Politically-Fueled Cop Hatred Has Taken Another Innocent Officer's Life
Politically-fueled cop hatred has taken another victim. Convicted felon Alexander Bonds, who had already assaulted an officer with brass knuckles, wrote on Facebook last September, “Police is f—-ts, and this ain’t no gimmick. That’s where your taxpayer money be going, to pay off your own people being murdered. N—-s ain’t taking it no more, Mr. Officer.”
Bonds chose just after the Fourth of July to act on his hatred, walking up to an NYPD mobile command post in The Bronx at 12:30 a.m. Wednesday to pump a bullet into the head of Officer Miosotis Familia, a 12-year veteran of the force. She died several hours later in the hospital.
The assassination of the 48-year-old mother of three comes as gun murders of officers continue to rise nationwide: up 9 percent this year, on top of last year’s 53 percent increase. Last Thursday in San Antonio, Police Officer Miguel Moreno was deliberately shot in the head while investigating a car break-in. The San Antonio police chief responded, “I’m sick of the police haters. We protect them. We defend them. And they give us a big F.U.”
Alexander Bonds’ anti-cop rhetoric echoes the Black Lives Matter-inspired vitriol spewed by previous cop assassins over the last three years.
Ismaaiyl Brinsley, who assassinated NYPD Officers Wenjian Liu and Rafael Ramos on Dec. 20, 2014, had posted on Instagram: “I’m Putting Wings on Pigs Today. They Take 1 of Ours . . . . .Let’s Take 2 of Theirs.” Gavin Long, who assassinated a sheriff’s deputy and two police officers in Baton Rouge on July 17, 2016, declared in a suicide note: “I must bring the same destruction that bad cops continue to inflict upon my people, upon bad cops as well as good cops.” Micah Johnson, a supporter of the New Black Panther Party and other black nationalist groups, said he wanted to kill white people and white cops in particular before assassinating five Dallas officers on July 7, 2016.
Those assassinations were followed by gloating on social media. “That n—a that shot the cops is a legend,” read a typical Twitter message after Brinsley’s murder of Officers Liu and Ramos.
On Wednesday, a commenter on the New York Times web page claimed that Alexander Bonds’ assassination of Officer Familia is an understandable response to racist cop violence: “Cops kill Blacks and always get away with it. Is it any wonder that this is going to happen as well? They know they have no chance in the courts. While I would never encourage something like this, it’s easy to understand his motivation.”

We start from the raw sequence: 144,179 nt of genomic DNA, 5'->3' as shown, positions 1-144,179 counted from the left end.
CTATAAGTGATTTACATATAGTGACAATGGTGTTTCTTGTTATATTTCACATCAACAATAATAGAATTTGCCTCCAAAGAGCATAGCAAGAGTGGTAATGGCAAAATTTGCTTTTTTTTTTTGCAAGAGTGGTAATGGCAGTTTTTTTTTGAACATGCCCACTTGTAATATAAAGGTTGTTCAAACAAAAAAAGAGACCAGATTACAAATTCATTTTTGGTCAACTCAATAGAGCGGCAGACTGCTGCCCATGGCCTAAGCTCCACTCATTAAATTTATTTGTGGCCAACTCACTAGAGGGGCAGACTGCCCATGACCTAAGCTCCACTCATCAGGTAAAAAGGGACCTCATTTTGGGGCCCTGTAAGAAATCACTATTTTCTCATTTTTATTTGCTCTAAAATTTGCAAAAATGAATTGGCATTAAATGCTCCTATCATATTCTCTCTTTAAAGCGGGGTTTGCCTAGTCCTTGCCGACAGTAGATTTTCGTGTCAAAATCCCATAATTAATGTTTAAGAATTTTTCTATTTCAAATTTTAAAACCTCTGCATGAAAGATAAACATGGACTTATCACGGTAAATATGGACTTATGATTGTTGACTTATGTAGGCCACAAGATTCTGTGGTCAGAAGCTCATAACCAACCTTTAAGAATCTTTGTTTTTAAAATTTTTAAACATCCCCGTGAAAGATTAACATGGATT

Actually, it is tragically easy to understand, though certainly not condone, the motivation, given the drumbeat of lies about the police that have been amplified by the media and the political establishment during the Black Lives Matter era.
At the memorial service for the five assassinated Dallas officers last July, President Barack Obama had the temerity to repeat his usual charge that policing was lethally and systemically racist.
Black parents were right, Obama said, to fear that their child could be killed by a cop every time he goes onto the street just for doing “something stupid.”
Obama’s preposterous charge recalled Mayor Bill de Blasio’s statement that he worries “every night” about the “dangers” his son may face from “officers who are paid to protect him,” after no cop was indicted for the July 2014 death of Eric Garner.
These claims were ignorant. There is no government agency that has saved more black lives over the last two decades than the police. In fact, Officer Familia was manning the mobile command unit because shootings in the 46th Precinct are up over 29 percent through June 25, compared with the same period last year. It’s not the cops who have shot those victims, but other young minority males.
Yet again this month, the Washington Post spun its database of fatal officer-involved shootings as proof of racially biased policing, even though blacks are killed at a rate lower than their violent crime rate would predict, including their violent-crime rate against police officers.
Black males, 42 percent of all cop-killers in the last decade, are 6 percent of the nation’s population. A cop is 18½ times more likely to be killed by a black male than an unarmed black male is to be killed by a cop.
The White House is no longer occupied by a supporter of the mendacious Black Lives Matter movement. And following the assassination of Officers Ramos and Liu, Mayor de Blasio has thankfully ditched the anti-cop rhetoric. But the lethal anger fomented by Black Lives Matter lives on, making criminals more likely to shoot at officers and increasing tensions on the streets. The only long-term solution is for political and police leaders to stand up and start telling the truth about crime and about the power of proactive policing to save lives.
This piece originally appeared in the New York Post
This piece originally appeared in New York Post